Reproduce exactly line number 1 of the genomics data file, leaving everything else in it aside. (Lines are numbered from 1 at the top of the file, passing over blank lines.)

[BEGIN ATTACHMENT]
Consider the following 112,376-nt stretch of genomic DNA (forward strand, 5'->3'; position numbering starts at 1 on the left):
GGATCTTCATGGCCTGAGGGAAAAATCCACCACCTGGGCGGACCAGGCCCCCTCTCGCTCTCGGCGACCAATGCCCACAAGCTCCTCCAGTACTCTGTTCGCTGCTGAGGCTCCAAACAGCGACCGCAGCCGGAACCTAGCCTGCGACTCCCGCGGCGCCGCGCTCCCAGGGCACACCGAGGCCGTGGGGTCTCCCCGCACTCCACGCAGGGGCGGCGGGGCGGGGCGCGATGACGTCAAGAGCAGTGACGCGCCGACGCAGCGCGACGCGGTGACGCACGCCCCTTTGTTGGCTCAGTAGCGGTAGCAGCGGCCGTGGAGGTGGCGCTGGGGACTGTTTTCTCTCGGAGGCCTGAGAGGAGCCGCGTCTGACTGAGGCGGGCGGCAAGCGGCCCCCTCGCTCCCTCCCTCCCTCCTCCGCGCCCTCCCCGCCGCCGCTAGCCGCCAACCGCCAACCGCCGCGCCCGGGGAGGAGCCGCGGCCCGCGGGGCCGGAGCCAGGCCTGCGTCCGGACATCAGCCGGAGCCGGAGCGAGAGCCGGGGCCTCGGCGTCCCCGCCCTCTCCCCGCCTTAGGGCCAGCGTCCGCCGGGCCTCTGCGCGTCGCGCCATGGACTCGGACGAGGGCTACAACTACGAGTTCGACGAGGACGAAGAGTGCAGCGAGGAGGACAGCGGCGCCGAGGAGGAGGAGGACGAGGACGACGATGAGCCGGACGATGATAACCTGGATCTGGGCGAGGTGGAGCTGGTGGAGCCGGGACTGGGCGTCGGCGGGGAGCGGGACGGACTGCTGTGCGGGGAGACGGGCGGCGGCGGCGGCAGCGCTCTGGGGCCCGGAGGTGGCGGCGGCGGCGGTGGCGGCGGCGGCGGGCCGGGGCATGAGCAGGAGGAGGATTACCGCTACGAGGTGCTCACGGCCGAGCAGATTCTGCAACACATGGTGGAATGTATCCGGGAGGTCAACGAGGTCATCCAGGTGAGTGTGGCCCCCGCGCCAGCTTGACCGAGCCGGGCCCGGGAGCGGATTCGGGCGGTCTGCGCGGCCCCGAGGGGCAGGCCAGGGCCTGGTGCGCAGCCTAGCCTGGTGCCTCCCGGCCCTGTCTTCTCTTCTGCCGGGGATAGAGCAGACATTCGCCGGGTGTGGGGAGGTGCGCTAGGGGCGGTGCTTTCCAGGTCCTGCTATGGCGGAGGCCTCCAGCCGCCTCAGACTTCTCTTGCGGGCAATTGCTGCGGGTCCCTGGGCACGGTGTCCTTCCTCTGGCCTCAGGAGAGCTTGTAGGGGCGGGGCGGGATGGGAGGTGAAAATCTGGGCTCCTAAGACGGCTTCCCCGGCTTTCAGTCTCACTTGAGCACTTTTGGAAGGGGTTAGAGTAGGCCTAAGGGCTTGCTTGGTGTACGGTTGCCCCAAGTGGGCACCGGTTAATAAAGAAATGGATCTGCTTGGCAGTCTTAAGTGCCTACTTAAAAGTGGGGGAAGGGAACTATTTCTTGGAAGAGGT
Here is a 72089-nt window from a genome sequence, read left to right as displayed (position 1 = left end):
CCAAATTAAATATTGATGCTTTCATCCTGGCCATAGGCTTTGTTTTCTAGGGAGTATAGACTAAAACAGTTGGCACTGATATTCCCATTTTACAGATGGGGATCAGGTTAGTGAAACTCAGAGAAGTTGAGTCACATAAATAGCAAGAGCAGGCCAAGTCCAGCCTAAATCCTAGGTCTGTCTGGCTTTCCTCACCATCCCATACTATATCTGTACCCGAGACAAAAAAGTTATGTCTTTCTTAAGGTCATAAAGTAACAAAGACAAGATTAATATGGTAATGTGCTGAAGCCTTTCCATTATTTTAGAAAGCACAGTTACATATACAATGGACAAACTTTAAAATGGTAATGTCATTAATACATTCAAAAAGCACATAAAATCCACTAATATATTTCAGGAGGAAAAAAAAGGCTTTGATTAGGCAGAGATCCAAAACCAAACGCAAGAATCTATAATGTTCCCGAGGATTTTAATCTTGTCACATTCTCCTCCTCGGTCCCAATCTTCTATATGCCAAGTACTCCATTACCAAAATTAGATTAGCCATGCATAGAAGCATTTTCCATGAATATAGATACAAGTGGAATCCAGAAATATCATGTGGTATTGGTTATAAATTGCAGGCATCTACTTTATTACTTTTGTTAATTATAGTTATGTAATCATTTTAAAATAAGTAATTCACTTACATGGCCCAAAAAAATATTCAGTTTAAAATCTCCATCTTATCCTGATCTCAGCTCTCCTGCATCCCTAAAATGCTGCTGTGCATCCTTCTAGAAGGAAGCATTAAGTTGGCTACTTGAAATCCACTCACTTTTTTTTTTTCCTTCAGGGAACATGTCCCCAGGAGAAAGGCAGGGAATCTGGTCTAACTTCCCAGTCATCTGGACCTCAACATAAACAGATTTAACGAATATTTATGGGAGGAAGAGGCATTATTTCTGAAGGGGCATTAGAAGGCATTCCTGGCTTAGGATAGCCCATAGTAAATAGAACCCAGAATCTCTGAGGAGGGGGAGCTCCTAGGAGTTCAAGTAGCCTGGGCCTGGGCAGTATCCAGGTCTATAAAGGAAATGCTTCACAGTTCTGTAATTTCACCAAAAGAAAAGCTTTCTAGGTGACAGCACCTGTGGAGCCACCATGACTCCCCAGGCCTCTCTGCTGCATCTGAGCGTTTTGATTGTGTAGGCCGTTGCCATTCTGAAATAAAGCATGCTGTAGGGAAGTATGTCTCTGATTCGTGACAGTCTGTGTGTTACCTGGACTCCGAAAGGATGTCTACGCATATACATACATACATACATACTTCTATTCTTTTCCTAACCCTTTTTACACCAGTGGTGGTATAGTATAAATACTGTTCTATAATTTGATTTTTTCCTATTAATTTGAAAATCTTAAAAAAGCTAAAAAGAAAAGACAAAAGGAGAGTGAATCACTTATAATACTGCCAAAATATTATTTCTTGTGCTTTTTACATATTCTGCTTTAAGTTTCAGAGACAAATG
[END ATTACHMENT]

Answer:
Consider the following 112,376-nt stretch of genomic DNA (forward strand, 5'->3'; position numbering starts at 1 on the left):